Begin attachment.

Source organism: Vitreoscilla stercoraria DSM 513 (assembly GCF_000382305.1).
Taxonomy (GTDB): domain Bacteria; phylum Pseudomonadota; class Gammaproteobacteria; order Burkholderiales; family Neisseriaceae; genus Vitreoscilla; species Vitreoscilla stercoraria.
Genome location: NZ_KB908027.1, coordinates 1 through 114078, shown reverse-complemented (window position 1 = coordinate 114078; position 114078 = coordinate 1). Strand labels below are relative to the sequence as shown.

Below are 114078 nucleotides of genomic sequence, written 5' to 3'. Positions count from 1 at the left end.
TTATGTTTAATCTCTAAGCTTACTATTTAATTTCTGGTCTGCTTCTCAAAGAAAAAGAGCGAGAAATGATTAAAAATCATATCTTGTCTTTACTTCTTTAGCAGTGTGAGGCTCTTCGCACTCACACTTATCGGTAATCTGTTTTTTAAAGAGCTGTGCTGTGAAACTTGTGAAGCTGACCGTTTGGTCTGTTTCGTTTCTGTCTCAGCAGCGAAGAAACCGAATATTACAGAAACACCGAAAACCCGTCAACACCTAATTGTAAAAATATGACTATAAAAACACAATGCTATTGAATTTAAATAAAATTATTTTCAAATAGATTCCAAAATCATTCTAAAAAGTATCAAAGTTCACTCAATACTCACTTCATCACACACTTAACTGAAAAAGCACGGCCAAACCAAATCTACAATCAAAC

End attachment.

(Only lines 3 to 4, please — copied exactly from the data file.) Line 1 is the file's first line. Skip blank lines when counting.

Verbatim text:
Genome location: NZ_KB908027.1, coordinates 1 through 114078, shown reverse-complemented (window position 1 = coordinate 114078; position 114078 = coordinate 1). Strand labels below are relative to the sequence as shown.

Below are 114078 nucleotides of genomic sequence, written 5' to 3'. Positions count from 1 at the left end.